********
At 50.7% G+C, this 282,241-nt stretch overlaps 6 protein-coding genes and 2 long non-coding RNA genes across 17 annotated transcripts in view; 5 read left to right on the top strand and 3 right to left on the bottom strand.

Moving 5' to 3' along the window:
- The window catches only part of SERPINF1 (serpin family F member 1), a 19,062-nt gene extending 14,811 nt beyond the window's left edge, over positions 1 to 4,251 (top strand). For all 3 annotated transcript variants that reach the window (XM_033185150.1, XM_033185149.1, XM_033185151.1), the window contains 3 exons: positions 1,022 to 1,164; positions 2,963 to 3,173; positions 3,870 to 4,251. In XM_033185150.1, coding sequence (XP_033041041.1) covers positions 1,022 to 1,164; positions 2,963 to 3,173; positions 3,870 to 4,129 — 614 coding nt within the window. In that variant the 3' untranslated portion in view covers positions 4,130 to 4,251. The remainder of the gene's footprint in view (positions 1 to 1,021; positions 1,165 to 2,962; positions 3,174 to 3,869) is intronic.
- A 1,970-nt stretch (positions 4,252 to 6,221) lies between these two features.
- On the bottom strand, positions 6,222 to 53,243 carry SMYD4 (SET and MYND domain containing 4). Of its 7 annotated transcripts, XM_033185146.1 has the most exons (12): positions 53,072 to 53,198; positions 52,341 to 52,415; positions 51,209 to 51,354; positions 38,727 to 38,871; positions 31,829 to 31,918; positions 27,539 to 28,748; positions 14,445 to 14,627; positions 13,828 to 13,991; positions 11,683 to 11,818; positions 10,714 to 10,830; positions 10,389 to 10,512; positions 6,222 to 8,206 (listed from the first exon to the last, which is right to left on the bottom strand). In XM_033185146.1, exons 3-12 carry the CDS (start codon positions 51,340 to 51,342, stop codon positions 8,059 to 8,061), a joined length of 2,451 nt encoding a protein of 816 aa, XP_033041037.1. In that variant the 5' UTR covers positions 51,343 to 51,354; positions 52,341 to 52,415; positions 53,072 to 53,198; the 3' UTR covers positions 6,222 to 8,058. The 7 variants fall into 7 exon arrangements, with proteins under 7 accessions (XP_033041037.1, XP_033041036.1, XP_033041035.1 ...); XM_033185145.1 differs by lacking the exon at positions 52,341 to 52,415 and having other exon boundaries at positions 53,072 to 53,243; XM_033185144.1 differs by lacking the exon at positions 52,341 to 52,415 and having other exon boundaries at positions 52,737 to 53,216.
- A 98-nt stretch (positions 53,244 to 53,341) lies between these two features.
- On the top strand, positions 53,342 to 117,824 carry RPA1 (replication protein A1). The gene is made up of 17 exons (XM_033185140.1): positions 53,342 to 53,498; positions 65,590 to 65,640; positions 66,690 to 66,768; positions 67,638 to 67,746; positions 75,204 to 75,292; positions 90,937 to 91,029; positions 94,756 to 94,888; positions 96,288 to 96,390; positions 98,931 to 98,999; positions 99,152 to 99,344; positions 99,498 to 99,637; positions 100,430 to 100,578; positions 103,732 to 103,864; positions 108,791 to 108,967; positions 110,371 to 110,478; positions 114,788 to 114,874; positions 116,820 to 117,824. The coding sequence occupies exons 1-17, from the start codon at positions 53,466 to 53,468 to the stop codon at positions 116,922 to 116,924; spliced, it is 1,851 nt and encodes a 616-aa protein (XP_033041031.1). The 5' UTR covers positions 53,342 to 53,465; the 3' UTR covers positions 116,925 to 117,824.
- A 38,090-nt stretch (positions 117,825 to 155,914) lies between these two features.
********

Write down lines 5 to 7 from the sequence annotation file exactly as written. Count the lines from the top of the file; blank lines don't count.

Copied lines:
- On the bottom strand, positions 6,222 to 53,243 carry SMYD4 (SET and MYND domain containing 4). Of its 7 annotated transcripts, XM_033185146.1 has the most exons (12): positions 53,072 to 53,198; positions 52,341 to 52,415; positions 51,209 to 51,354; positions 38,727 to 38,871; positions 31,829 to 31,918; positions 27,539 to 28,748; positions 14,445 to 14,627; positions 13,828 to 13,991; positions 11,683 to 11,818; positions 10,714 to 10,830; positions 10,389 to 10,512; positions 6,222 to 8,206 (listed from the first exon to the last, which is right to left on the bottom strand). In XM_033185146.1, exons 3-12 carry the CDS (start codon positions 51,340 to 51,342, stop codon positions 8,059 to 8,061), a joined length of 2,451 nt encoding a protein of 816 aa, XP_033041037.1. In that variant the 5' UTR covers positions 51,343 to 51,354; positions 52,341 to 52,415; positions 53,072 to 53,198; the 3' UTR covers positions 6,222 to 8,058. The 7 variants fall into 7 exon arrangements, with proteins under 7 accessions (XP_033041037.1, XP_033041036.1, XP_033041035.1 ...); XM_033185145.1 differs by lacking the exon at positions 52,341 to 52,415 and having other exon boundaries at positions 53,072 to 53,243; XM_033185144.1 differs by lacking the exon at positions 52,341 to 52,415 and having other exon boundaries at positions 52,737 to 53,216.
- A 98-nt stretch (positions 53,244 to 53,341) lies between these two features.
- On the top strand, positions 53,342 to 117,824 carry RPA1 (replication protein A1). The gene is made up of 17 exons (XM_033185140.1): positions 53,342 to 53,498; positions 65,590 to 65,640; positions 66,690 to 66,768; positions 67,638 to 67,746; positions 75,204 to 75,292; positions 90,937 to 91,029; positions 94,756 to 94,888; positions 96,288 to 96,390; positions 98,931 to 98,999; positions 99,152 to 99,344; positions 99,498 to 99,637; positions 100,430 to 100,578; positions 103,732 to 103,864; positions 108,791 to 108,967; positions 110,371 to 110,478; positions 114,788 to 114,874; positions 116,820 to 117,824. The coding sequence occupies exons 1-17, from the start codon at positions 53,466 to 53,468 to the stop codon at positions 116,922 to 116,924; spliced, it is 1,851 nt and encodes a 616-aa protein (XP_033041031.1). The 5' UTR covers positions 53,342 to 53,465; the 3' UTR covers positions 116,925 to 117,824.